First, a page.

400+ Sourced quotes
By means of the banking system the distribution of capital as a special business, a social function, is taken out of the hands of the private capitalists and usurers. But at the same time, banking and credit become the most effective means of driving captialist production beyond its own limits and one of the most effective vehicles of crises and swindle.
To permit every lawless capitalist, every law-defying corporation, to take any action, no matter how iniquitous, in the effort to secure an improper profit and to build up privilege, would be ruinous to the Republic and would mark the abandonment of the effort to secure in the industrial world the spirit of democratic fair dealing.
If a 19th century capitalist Machiavelli had wished to cripple the socialist intelligentsia of the 20th century, he could have invented no more cogent weapon than the labour theory of value. Yet this theory was the invention, not of a defender of capitalism, but of its greatest critic: Karl Marx.
A Marxist begins with his prime truth that all evils are caused by the exploitation of the proletariat by the capitalists. From this he logically proceeds to the revolution to end capitalism, then into the third stage of reorganization into a new social order of the dictatorship of the proletariat, and finally the last stage — the political paradise of communism.
One thing which is striking in Malthus's theory is his insistence on contradictions and conflicts in the capitalist system. The system is shown not to be self-adjusting. Unless a large class of unproductive consumers was maintained, periodic over-production and stagnation would inevitably occur. For the first time, in English economic theory at any rate, the possibility of crises arising from causes inherent in the capitalist system was admitted.
Economic liberalisation is a world phenomenon. Socialist countries, capitalist countries, all of them, have to take to liberalisation. The liberalisation took place first in Britain, then in the United States under President Reagan, these were not liberalising from a socialist system. I think it is because of the stage of economy which the world has reached at present and the stage of technology. At every historical and technological and economic age there are policies which would be suitable for that period and countries. We have to adopt policies, dictated by the circumstances and the necessities of the time.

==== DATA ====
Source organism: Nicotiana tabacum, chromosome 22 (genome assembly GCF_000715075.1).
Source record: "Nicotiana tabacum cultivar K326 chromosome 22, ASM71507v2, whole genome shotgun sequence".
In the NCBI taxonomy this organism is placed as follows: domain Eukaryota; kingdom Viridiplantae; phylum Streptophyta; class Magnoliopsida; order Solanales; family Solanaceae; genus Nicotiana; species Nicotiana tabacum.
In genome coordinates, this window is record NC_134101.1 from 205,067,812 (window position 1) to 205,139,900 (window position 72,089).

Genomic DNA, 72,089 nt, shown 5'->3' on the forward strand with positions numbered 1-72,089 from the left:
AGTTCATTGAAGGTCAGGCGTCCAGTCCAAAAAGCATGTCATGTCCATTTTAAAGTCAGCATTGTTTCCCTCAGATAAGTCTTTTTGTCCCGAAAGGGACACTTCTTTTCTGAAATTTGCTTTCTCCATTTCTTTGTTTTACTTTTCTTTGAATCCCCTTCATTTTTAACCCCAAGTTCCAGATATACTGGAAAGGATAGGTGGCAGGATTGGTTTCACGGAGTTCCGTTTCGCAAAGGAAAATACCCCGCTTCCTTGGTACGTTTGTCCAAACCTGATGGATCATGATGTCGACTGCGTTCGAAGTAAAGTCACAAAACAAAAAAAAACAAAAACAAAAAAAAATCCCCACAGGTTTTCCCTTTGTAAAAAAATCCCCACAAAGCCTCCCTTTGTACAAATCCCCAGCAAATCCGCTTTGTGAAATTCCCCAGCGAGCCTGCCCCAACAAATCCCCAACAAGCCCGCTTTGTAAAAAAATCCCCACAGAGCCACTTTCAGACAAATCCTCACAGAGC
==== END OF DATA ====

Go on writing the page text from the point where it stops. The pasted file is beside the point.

The goals of development are always and everywhere stated in terms of consumer value packages standardized around the North Atlantic-and therefore always and everywhere imply more privileges for a few... Underdevelopment is the result of a state of mind common to both socialist and capitalist countries. Present development goals are neither desirable nor reasonable. Unfortunately antiimperialism is no antidote.
It is a mistake to think that social progress is to depend upon anything happening to the working people: some say that they are to be given more material goods and all will be well; some think they are to be given more "education" and the world will be saved. It is equally a mistake to think that what we need is the conversion to "unselfishness" of the capitalist class.
The feud between the capitalist and laborer, the house of Have and the house of Want, is as old as social union, and can never be entirely quieted; but he who will act with moderation, prefer fact to theory, and remember that everything in this world is relative and not absolute, will see that the violence of the contest may be stilled.
Apparently, Lillian Hellman couldn't shake off the predatory Hubbards after "The Little Foxes"; she wrote this play about the same family, setting it back 30 years earlier in their dark history. The Hubbards, who are supposed to be rising Southern capitalists, are the greatest collection of ghouls since "The Old Dark House" of 1932. Hellman must combine witchcraft with stagecraft — who else could keep a plot in motion with lost documents, wills, poisonings, and pistols, and still be considered a social thinker?